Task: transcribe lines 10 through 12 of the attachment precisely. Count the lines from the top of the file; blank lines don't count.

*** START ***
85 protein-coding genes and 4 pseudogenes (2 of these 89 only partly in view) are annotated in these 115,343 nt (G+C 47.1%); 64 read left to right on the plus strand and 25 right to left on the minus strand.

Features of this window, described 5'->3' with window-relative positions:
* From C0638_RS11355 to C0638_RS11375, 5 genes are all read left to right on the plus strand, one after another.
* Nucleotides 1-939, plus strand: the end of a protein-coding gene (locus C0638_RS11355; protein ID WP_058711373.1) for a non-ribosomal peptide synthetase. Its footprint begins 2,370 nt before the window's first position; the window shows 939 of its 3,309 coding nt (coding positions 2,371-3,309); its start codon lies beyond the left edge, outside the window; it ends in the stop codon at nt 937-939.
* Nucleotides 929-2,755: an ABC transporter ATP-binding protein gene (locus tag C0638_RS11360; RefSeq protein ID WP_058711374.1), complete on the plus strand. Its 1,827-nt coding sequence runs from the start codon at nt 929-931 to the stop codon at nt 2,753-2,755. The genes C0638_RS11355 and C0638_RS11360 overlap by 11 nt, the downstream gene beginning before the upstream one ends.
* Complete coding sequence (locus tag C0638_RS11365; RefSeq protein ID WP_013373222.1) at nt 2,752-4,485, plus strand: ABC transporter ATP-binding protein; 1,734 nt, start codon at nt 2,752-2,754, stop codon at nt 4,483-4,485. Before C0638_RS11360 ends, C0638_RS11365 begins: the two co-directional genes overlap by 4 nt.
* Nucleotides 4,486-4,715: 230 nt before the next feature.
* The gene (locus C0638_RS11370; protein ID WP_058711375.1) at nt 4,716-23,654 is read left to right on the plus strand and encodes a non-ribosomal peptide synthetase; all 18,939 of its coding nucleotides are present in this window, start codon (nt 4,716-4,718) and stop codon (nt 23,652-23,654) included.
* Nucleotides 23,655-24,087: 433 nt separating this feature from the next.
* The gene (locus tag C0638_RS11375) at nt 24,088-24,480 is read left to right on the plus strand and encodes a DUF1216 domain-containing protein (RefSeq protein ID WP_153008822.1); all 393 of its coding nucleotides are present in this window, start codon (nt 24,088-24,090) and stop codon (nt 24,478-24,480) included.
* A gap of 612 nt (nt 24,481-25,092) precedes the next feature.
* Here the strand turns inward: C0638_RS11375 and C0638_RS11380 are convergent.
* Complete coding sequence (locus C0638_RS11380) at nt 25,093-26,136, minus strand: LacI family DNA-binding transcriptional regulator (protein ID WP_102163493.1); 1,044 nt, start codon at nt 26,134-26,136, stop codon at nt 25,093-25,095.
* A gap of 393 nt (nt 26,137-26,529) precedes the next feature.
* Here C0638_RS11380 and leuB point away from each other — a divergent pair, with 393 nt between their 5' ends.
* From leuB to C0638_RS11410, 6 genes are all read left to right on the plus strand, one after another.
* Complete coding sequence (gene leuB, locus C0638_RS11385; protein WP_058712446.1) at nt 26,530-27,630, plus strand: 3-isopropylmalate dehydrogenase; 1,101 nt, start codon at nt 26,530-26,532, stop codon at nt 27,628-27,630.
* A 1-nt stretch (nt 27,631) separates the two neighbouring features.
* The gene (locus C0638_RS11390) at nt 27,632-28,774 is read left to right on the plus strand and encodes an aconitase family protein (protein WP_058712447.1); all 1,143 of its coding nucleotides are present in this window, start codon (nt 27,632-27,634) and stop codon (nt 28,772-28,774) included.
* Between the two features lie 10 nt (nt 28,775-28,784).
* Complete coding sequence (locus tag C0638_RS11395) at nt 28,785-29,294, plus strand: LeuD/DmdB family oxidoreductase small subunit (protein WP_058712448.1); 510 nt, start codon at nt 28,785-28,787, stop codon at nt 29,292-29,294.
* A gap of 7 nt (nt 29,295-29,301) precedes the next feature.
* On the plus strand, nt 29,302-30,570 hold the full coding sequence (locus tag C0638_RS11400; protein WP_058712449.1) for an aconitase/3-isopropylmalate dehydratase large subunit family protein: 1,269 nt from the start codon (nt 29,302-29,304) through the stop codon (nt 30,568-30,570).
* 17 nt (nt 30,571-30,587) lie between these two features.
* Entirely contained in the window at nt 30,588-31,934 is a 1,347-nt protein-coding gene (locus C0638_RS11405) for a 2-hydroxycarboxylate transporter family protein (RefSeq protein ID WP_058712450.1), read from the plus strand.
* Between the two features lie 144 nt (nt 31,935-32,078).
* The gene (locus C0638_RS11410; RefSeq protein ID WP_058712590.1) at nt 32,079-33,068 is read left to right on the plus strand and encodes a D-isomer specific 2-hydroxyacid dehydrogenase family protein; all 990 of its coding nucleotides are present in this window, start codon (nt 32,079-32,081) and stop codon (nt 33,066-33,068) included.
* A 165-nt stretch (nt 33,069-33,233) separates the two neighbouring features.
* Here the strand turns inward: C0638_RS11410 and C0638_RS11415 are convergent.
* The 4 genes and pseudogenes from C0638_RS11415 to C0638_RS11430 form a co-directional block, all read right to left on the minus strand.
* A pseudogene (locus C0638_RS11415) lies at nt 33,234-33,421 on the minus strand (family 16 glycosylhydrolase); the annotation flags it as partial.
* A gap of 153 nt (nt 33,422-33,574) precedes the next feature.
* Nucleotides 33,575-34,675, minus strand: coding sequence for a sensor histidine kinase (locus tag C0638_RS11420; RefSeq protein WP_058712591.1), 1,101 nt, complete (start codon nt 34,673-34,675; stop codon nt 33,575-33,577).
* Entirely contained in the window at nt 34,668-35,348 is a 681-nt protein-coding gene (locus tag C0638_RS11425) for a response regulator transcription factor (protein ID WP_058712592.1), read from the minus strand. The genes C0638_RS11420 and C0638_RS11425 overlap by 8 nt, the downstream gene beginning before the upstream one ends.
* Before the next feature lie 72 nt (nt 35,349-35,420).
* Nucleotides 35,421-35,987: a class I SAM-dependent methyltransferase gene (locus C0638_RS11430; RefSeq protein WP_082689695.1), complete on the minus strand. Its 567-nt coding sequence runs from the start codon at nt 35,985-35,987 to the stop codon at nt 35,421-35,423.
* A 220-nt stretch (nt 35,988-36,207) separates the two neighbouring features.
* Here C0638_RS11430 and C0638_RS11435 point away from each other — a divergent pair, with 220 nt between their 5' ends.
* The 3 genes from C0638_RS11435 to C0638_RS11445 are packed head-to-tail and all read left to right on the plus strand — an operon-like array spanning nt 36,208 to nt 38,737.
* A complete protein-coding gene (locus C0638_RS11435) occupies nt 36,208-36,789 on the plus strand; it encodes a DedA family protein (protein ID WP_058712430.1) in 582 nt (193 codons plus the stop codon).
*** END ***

* The gene (locus tag C0638_RS11375) at nt 24,088-24,480 is read left to right on the plus strand and encodes a DUF1216 domain-containing protein (RefSeq protein ID WP_153008822.1); all 393 of its coding nucleotides are present in this window, start codon (nt 24,088-24,090) and stop codon (nt 24,478-24,480) included.
* A gap of 612 nt (nt 24,481-25,092) precedes the next feature.
* Here the strand turns inward: C0638_RS11375 and C0638_RS11380 are convergent.